What we can see of this building – the towering glass, the artistry of the metalwork – is surely a sight to behold. But beyond the majesty of the building, what makes this occasion so special is the larger story it contains. Below us, this building reaches down 70 feet, its roots spreading far wider and deeper than any tree on this Mall. And on its lowest level, after you walk past remnants of a slave ship, after you reflect on the immortal declaration that “all men are created equal,” you can see a block of stone. On top of this stone sits a historical marker, weathered by the ages. That marker reads: “General Andrew Jackson and Henry Clay spoke from this slave block…during the year 1830.”
I want you to think about this. Consider what this artifact tells us about history, about how it’s told, and about what can be cast aside. On a stone where day after day, for years, men and women were torn from their spouse or their child, shackled and bound, and bought and sold, and bid like cattle; on a stone worn down by the tragedy of over a thousand bare feet – for a long time, the only thing we considered important, the singular thing we once chose to commemorate as “history” with a plaque were the unmemorable speeches of two powerful men.
And that block I think explains why this museum is so necessary. Because that same object, reframed, put in context, tells us so much more. As Americans, we rightfully passed on the tales of the giants who built this country; who led armies into battle and waged seminal debates in the halls of Congress and the corridors of power. But too often, we ignored or forgot the stories of millions upon millions of others, who built this nation just as surely, whose humble eloquence, whose calloused hands, whose steady drive helped to create cities, erect industries, build the arsenals of democracy.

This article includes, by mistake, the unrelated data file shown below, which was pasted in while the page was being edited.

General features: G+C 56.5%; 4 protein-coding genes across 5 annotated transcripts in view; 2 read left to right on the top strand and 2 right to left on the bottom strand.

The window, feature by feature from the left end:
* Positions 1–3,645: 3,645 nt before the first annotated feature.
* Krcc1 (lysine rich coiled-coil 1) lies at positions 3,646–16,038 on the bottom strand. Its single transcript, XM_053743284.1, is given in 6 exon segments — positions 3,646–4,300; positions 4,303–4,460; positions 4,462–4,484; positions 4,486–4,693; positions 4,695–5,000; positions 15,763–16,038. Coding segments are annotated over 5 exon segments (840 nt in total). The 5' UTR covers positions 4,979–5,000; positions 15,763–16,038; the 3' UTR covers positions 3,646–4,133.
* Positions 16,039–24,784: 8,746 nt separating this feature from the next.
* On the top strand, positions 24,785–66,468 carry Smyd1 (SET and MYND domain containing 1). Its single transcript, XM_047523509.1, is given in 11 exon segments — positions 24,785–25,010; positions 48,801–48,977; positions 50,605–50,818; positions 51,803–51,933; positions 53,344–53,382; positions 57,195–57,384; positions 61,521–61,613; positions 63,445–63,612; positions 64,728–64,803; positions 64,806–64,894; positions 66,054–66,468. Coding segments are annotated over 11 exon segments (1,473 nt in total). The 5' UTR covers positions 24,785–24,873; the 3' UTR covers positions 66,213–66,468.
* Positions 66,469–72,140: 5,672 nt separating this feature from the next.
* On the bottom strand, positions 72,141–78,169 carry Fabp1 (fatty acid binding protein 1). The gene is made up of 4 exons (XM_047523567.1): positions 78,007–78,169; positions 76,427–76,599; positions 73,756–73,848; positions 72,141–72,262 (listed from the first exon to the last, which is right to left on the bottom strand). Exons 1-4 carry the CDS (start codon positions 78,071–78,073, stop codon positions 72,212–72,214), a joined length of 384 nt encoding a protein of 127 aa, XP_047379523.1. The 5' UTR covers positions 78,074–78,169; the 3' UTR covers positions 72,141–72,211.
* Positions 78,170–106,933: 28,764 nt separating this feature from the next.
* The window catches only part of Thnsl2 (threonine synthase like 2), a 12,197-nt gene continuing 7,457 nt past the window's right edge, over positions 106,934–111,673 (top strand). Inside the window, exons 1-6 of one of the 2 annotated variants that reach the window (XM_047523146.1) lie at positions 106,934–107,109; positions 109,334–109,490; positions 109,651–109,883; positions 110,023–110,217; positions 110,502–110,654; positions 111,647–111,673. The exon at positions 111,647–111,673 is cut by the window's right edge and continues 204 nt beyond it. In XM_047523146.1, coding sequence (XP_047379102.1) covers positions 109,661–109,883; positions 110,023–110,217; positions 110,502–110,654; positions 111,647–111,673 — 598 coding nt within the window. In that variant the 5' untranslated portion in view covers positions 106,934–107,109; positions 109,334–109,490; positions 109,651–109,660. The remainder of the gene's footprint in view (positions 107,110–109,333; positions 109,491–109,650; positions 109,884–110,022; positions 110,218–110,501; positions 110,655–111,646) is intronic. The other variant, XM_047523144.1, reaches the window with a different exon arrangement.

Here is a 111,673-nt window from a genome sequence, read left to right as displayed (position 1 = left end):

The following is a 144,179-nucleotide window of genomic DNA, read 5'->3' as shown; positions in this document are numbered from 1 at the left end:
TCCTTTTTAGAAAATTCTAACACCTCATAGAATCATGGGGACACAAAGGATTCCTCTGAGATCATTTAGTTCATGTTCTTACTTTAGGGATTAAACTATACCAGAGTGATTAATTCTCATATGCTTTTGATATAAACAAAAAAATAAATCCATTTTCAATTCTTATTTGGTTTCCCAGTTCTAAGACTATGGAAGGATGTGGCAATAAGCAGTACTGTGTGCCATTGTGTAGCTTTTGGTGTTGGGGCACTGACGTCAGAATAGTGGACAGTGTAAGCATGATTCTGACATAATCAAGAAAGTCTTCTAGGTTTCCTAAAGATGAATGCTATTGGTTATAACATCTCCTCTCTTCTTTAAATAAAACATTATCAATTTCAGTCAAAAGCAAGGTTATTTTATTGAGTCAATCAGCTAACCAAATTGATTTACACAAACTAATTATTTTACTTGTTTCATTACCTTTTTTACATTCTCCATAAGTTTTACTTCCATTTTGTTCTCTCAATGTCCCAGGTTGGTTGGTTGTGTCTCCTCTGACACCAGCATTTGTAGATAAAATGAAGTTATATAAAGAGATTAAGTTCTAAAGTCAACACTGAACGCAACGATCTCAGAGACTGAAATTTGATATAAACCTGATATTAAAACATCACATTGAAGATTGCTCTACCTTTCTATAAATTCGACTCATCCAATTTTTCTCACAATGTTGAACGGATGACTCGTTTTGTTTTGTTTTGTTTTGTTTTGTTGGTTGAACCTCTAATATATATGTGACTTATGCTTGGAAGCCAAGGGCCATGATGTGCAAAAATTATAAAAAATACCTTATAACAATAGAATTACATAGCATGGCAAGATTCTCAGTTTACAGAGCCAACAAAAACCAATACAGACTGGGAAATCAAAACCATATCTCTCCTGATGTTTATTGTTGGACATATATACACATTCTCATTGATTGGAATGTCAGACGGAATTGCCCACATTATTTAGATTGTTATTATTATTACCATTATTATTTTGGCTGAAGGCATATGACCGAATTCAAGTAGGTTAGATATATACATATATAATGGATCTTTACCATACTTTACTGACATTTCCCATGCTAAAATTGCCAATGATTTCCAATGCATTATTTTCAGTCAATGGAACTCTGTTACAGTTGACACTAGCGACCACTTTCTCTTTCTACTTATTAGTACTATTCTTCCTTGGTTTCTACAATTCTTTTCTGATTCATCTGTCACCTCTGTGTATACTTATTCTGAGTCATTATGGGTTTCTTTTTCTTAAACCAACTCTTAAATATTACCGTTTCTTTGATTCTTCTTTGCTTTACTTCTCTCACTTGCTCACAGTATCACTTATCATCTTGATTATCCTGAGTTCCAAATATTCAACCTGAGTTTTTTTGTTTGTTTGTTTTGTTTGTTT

And so this national museum helps to tell a richer and fuller story of who we are. It helps us better understand the lives, yes, of the President, but also the slave; the industrialist, but also the porter; the keeper of the status quo, but also of the activist seeking to overthrow that status quo; the teacher or the cook, alongside the statesman. And by knowing this other story, we better understand ourselves and each other. It binds us together. It reaffirms that all of us are America – that African-American history is not somehow separate from our larger American story, it’s not the underside of the American story, it is central to the American story. That our glory derives not just from our most obvious triumphs, but how we’ve wrested triumph from tragedy, and how we’ve been able to remake ourselves, again and again and again, in accordance with our highest ideals.
I, too, am America.